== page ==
Golden Nuggets from U. S. History
The Blue Quill Series
Washington's Aide-de-Camp Quits
During the War of Revolution Washington had a serious problem recruiting and keeping troops. One officer he counted on heavily was a very able Aide de Camp. Suddenly, at Washington's headquarters in New Windsor, NY, a verbal spat erupted between Washington and the Aide and soon thereafter the Aide resigned and went home.
Washington had six aides at his headquarters. They included James McHenry, the (General) Marquis de la Lafayette, and John Laurens but in February 1781, 26 year old Lieutenant Colonel Alexander Hamilton was the Aide on which he most relied.
Washington had plucked the 22 year old Captain from the command of a New York artillery company in March 1777 because of Hamilton's impressive conduct during the fighting on Long Island, at White Plains, the Delaware River crossing, and at Trenton and Princeton. Washington said of the selection, "I need someone to think for me."
Hamilton served as Aide dutifully and faithfully; developing strategic and tactical plans, writing most of Washington's correspondence, giving advice. Within a couple of years, however, he became determined to get a new field command and return to combat. Washington depended so heavily upon him that he made one excuse after another in refusing his request but Hamilton never grew bitter; he just kept asking.
Perhaps the inability to get a command, combined with an onerous workload made Hamilton edgy, because in February, 1781, Washington sent word that he wanted to see him. Hamilton sent back a response that he ". . .would wait upon him immediately." While rushing to the General he encountered Lafayette, stopped to have a few words, then found the General clearly outraged. "Col. Hamilton" said Washington, "you have kept me waiting at the head of the stairs these ten minutes. I must tell you Sir you treat me with disrespect."
Hamilton, in a letter to his father-in-law two days later said:
"I replied without petulancy, but with decision, 'I am not conscious of it Sir, but since you have thought it necessary to tell me so we part.' "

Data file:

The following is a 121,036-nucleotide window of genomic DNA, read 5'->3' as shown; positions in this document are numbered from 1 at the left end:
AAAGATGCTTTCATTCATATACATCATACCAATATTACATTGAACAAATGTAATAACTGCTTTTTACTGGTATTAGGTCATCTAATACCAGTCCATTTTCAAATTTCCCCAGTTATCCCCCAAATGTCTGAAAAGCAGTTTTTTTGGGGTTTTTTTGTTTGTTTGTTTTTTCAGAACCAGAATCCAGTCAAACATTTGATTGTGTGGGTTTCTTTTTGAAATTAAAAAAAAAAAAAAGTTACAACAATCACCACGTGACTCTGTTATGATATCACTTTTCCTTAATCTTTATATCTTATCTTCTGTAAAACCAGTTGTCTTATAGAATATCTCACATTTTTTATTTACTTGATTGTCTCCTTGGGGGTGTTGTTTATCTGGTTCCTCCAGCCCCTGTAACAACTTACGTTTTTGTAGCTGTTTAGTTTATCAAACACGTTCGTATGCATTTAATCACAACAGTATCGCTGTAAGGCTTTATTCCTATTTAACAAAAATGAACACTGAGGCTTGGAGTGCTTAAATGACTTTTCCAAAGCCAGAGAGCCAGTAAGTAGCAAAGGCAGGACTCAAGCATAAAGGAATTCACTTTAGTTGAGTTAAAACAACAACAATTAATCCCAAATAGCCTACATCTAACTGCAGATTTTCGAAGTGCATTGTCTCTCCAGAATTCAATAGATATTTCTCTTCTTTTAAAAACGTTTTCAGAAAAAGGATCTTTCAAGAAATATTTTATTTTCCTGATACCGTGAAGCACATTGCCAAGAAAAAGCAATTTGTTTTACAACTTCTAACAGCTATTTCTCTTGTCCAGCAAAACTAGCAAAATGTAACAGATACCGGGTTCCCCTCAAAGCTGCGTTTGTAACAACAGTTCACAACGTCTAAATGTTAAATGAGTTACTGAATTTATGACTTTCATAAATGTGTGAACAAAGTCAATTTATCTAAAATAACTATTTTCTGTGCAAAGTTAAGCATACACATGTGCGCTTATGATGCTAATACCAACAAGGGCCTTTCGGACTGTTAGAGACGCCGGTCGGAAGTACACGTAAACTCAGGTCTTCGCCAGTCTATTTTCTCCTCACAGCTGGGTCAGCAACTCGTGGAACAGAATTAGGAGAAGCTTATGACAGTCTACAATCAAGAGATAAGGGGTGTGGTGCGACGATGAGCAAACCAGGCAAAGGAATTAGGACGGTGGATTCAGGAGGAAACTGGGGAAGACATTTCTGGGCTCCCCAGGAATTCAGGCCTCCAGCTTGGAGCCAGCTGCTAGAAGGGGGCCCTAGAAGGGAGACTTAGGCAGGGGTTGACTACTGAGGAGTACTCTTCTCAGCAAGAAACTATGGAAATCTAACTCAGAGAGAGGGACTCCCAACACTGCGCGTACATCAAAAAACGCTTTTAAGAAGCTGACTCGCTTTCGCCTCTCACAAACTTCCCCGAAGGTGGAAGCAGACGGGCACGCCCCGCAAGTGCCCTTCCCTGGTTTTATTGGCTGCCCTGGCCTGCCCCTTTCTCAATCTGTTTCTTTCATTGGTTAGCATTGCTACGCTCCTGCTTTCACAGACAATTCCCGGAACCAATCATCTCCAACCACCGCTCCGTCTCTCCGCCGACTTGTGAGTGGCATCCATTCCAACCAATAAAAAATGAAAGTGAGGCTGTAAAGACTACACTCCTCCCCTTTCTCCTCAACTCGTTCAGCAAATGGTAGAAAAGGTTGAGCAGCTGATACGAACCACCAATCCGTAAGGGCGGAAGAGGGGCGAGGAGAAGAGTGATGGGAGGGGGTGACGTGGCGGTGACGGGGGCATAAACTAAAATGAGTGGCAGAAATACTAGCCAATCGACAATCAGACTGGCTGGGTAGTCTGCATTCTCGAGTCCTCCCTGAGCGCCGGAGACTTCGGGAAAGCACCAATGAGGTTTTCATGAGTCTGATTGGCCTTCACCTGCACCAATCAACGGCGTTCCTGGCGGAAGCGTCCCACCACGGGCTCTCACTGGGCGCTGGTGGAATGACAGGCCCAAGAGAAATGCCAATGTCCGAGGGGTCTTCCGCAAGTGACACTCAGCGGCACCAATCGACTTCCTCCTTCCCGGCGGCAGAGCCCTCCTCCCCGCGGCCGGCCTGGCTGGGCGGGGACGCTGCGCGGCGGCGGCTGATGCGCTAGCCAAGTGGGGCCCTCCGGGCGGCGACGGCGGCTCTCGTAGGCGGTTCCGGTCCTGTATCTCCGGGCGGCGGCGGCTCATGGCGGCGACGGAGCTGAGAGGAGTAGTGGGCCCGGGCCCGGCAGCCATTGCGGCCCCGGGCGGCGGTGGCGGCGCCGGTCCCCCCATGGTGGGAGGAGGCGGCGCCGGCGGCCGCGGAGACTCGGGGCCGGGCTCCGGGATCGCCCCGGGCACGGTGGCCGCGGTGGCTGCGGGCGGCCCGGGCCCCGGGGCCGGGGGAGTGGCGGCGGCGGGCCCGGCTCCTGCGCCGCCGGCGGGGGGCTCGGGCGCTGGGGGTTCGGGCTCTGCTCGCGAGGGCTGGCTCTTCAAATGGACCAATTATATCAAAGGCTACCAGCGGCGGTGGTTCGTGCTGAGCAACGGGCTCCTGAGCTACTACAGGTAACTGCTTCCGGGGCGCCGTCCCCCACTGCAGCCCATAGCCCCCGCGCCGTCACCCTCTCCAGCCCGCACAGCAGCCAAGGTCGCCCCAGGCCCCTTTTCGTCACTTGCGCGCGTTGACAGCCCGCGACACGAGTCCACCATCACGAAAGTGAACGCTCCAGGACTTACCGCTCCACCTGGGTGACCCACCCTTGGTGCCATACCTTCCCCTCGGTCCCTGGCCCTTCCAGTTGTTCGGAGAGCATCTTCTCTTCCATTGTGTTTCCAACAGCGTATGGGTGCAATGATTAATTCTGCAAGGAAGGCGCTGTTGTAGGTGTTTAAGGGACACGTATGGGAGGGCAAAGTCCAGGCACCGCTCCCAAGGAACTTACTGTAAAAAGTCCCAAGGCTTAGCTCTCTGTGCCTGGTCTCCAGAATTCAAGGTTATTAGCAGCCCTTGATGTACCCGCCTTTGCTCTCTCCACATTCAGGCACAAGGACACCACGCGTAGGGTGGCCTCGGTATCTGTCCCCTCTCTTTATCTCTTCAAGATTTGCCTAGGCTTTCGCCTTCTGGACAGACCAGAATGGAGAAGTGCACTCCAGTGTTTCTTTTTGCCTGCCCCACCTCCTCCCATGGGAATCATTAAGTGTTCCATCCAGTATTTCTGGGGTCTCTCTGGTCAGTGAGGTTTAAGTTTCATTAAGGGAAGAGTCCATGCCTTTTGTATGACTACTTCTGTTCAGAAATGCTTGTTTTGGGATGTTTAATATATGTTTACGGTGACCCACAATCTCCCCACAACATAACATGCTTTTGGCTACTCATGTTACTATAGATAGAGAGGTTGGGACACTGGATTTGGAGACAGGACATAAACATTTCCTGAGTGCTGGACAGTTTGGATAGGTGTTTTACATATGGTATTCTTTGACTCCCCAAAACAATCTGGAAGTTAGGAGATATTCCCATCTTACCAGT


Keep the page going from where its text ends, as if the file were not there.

This may seem a mild exchange but by gentlemen's standards of 1781 and considering military protocol it was a major split.
Hamilton left the building in a great huff and seeing Lafayette recounted the event. Lafayette thought that the argument might be his fault for delaying Hamilton and tried to patch it up with the General. Washington, realizing the urgency of the situation tried to make amends but Hamilton would not budge. He remained in camp but maintained a cool distance by living in a separate building and exchanging chilly notes with his boss. Toward the end of April he made one last request for a command and when Washington did not grant it he resigned and went home.
Later that same year (1781) Washington said:
Clearly, Hamilton got over his anger. He became Washington's Secretary of the Treasury and Washington's admiration for him grew. During Washington's first administration his Secretary of State, Thomas Jefferson, and Hamilton often engaged in bitter quarrels with Washington acting as peacemaker between them and most often taking Hamilton's side.
Jefferson left the cabinet in late 1793, before the end of Washington's first term. Hamilton left on January 31, 1795, one year into the second term.
Washington said upon Hamilton's departure:
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